Shouldn't it be the second example is also in the form of present perfect?
Is it possible to use have been=be + Past Participle in perfect aspect?
For more similar examples like this;
1) The job should has been completed by now.
2) There are 3 casualties have been rescued over the fire incident this morning.
3) The injured person had been attended in time and now he is in hospital.
4) The old lady had been taken to hospital before she dead.
5) A boy had been bitten by your dog, when he passed by your house this morning.

Should the examples above considerable to be the Pefect Aspect or Passive Voice and Why?
Please give more useful examples in this two forms for better understanding.
Million thanks in advance.

Hello Mydearfriend73,
Wow - that's a lot of examples!  I think it's not quite so complicated as you are making it.  To simplify it for you, let's remind ourselves of how we make these two forms:

  • perfect forms are made with have + the 3rd form (past participle)

to make different tenses we change the form of 'have'

  • passive forms are made with be + the 3rd form (past participle)

to make different tenses we change the form of 'be'
Confusion can occur because 'have been' can be the (active voice) present perfect form of 'be' and it can be part of a passive form (present perfect passive).
In your first example - 'They have been married since last year' - you have a present perfect form (active voice - have been is the present perfect form of 'be') with an adjective:
They are married / They were married / They will be married / They have been married etc.
I don't think it's helpful to try to break it down into 'have = be' and so on.  It's a normal active voice present perfect form followed by an adjective.  The adjective 'married' looks like a 3rd form, which is confusing.  However, you can replace it with other adjectives such as 'happy' or 'famous', which makes the verb form clearer.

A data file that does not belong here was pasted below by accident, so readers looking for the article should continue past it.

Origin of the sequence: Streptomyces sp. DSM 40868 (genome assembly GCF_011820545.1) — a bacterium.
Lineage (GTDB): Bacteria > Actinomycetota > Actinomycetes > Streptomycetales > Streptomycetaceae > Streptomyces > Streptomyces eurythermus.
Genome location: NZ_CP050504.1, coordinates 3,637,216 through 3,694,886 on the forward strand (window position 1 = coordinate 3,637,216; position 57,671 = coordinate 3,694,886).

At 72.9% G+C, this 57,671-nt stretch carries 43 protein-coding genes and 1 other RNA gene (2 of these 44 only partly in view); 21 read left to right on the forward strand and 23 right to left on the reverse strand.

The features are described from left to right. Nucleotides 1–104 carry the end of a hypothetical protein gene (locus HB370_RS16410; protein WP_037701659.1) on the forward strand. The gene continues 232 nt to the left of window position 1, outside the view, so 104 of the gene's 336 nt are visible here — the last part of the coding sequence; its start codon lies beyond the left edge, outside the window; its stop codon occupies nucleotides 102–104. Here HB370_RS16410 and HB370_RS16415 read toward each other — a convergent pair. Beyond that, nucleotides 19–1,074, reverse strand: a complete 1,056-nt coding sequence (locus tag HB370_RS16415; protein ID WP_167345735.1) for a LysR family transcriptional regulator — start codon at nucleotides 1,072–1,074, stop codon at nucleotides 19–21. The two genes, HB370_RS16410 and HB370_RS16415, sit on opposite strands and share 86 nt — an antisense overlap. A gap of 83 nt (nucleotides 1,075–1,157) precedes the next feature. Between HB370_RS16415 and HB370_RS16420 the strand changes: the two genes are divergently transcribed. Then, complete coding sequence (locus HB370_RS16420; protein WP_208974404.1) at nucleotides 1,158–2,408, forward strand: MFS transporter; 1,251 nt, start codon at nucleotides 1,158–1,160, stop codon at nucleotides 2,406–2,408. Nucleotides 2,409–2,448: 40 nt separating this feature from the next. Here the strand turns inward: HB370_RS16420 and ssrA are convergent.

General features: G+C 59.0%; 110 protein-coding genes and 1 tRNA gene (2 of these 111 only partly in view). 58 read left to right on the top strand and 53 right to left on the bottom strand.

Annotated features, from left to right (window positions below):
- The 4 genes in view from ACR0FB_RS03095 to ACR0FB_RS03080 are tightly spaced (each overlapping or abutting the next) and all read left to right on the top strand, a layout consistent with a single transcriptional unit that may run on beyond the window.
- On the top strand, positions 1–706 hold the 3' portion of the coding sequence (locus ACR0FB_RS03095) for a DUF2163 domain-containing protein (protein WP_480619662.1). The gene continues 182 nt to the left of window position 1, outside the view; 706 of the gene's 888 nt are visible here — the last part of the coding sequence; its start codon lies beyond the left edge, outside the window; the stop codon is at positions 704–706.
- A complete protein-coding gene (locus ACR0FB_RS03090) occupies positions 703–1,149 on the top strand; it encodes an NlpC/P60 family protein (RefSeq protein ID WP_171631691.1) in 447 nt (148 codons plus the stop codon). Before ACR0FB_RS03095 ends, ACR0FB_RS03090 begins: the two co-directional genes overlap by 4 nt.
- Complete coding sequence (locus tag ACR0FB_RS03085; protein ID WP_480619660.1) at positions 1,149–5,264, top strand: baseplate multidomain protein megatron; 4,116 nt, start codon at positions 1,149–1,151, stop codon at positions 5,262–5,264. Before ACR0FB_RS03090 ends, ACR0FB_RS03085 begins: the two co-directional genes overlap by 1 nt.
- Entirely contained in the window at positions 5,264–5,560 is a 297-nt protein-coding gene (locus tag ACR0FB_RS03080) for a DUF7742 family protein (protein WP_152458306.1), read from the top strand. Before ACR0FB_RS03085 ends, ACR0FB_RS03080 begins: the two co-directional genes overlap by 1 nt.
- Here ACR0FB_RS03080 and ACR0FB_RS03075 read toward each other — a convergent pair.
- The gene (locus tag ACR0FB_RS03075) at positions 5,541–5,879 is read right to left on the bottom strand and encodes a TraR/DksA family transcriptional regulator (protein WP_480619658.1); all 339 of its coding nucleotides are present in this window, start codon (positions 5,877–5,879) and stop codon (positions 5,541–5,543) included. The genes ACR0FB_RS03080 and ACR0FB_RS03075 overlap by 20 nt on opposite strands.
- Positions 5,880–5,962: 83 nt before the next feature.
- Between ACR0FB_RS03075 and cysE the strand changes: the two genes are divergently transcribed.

Your second example - 'The windows have been cleaned this morning' (without 'by') is a passive form.  It's also a perfect form because it's a present perfect passive.
present perfect (active voice) = have cleaned
They have cleaned the windows this morning
present perfect (passive voice) = have been cleaned
The windows have been cleaned this morning
You can find more information on perfective forms here, which may help you.
I hope that clarifies it for you.
Best wishes,
The LearnEnglish Team

Hello Peter,

You are great! Your explanation is very clear and solved my doubt. Really appreciate it and Thank You very much for the time.

Best Wishes

I have a problem in academic writing. How can I improve it?
Moreover, I have problem for using word "supposed to"? where we should use it? Thanks.

hi... Peter thank you very much for your help.

I wanted to know what the Passive voice would be for the following sentence:
They are playing in the park.
All I have managed to come up with is 
a) Playing is done by them in the park.
b) The game is being played by them in the park.
Also wanted to know if an object can be introduced while changing a sentence from active voice to passive.